West Midlands law firms’ growth beating city rivals

Ross Prince, Professional Practices Partner at Crowe Clark Whitehill’s Midlands office

West Midlands law firms are showing widely varying results according to the annual Law Firm Benchmaking report produced by audit, tax and advisory firm Crowe Clark Whitehill.

The report shows that despite increasing market competition, regional law firms have once again experienced faster growth than City law firms.

But, according to Ross Prince, Professional Practices Partner at Crowe’s Midlands office, the headline growth of 6% in this year’s regional firm participants masks a widening gap between firms achieving double-digit growth and an increasing number reporting a drop in revenue.

Crowe’s annual Law Firm Benchmarking shows that one third of regional firms have experienced growth of over 10% in the past year, compared to just over a quarter of City firms. In addition, regional firms saw a greater rise in Profit per Equity Partner (PEP), with over 70% of those who grew PEP reporting an increase of over 10% as compared with just under 40% for City firms.

However, there are mixed performances within both groups as 21% of respondents report a drop in revenue, more than in recent years. This may be indicative of the uncertainty present in advance of the Brexit vote, which took place shortly after firms’ year ends.

Ross Prince comments:

“Aggregate growth of 6% in this year’s regional firm participants might appear steady. However, this headline masks a widening gap between firms achieving double-digit growth and an increasing proportion who are reporting a fall in revenue.”

“The results paint a picture of an increasingly competitive marketplace, with firms that are willing to adapt having an advantage on firms who are not addressing the need to change.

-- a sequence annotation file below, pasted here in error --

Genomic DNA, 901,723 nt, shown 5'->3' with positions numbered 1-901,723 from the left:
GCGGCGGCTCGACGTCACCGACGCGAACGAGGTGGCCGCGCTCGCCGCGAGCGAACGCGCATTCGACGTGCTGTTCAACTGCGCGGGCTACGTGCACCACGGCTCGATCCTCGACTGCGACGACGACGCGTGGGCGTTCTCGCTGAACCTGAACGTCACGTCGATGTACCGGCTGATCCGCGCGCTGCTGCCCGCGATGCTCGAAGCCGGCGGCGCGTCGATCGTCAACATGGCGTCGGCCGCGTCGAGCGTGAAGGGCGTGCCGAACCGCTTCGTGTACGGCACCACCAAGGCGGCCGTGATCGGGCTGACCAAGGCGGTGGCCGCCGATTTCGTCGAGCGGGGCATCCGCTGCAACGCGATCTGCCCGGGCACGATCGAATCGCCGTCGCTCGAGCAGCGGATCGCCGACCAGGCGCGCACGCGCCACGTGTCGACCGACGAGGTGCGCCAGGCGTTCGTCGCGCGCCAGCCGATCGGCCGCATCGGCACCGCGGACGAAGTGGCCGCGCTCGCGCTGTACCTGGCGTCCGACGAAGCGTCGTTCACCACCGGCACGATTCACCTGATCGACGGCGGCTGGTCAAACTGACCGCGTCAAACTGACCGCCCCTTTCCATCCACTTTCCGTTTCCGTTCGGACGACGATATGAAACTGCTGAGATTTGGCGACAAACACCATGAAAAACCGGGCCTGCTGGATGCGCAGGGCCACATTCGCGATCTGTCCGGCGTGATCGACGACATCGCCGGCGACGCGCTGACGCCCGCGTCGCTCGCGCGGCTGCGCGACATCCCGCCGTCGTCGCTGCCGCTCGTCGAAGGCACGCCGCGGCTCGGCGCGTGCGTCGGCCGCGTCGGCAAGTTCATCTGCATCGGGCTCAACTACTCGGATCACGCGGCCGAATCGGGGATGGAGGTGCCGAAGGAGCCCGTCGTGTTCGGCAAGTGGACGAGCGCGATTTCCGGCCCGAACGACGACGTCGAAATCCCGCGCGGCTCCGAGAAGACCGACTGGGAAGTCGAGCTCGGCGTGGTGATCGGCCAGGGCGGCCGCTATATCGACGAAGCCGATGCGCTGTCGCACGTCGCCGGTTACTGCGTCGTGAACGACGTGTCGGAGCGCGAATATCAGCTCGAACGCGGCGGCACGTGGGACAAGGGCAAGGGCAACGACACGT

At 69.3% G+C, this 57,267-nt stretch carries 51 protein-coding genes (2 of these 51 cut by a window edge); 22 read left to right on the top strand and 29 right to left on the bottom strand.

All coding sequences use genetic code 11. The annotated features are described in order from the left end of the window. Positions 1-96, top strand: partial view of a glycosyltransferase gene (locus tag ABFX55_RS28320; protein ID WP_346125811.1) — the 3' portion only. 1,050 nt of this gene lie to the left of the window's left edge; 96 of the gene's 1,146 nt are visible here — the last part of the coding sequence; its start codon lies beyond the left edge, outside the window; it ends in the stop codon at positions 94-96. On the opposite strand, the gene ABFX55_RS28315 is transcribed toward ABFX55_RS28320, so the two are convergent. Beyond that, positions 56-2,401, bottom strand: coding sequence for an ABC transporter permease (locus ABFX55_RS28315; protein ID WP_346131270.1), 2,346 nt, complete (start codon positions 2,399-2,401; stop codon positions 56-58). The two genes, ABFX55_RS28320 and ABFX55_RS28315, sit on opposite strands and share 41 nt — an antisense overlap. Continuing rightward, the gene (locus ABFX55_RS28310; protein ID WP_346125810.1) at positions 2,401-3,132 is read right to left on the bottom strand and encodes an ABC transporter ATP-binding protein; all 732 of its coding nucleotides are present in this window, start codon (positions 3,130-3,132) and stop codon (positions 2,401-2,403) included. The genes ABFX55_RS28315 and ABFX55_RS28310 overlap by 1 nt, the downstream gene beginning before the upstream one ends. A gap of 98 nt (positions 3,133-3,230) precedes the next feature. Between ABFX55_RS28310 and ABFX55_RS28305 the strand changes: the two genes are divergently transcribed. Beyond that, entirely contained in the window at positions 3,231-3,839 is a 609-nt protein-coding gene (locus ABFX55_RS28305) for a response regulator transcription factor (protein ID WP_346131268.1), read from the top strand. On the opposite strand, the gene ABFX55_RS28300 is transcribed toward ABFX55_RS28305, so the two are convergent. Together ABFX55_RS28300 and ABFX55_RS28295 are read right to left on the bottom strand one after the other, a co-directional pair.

“This year, firms have generally needed additional capacity, as average fee-earner numbers have increased by around 5%, although attracting new talent has not created significant inflationary pressures on pay. The average increase in staff costs was 2%, which is perhaps lower than we might have expected.”

Looking forward, City and regional firms indicate very different investment priorities, and challenges, for the next 12 to 24 months.

Regional firms see technology as the focus for investment (43%), while pricing pressure seems to be leading City firms to focus on marketing (22%) for the year ahead.

For regional firms, there was a different but no less challenging variation on the age-old ‘war for talent’, with 48% identifying the availability of high quality personnel as their main challenge for the coming year. For City firms, it was once again the increasingly competitive market place, with 32% identifying price competition as their biggest challenge.

When asked about potential sources of future additional finance, both City and regional firms identified a mix of partner capital and debt finance as the most likely combination. However, City firms indicated a greater willingness to request contributions from partners, with 64% stating their preferred source of finance to be capital supplied by current partners, and 68% for capital contributions from new partners.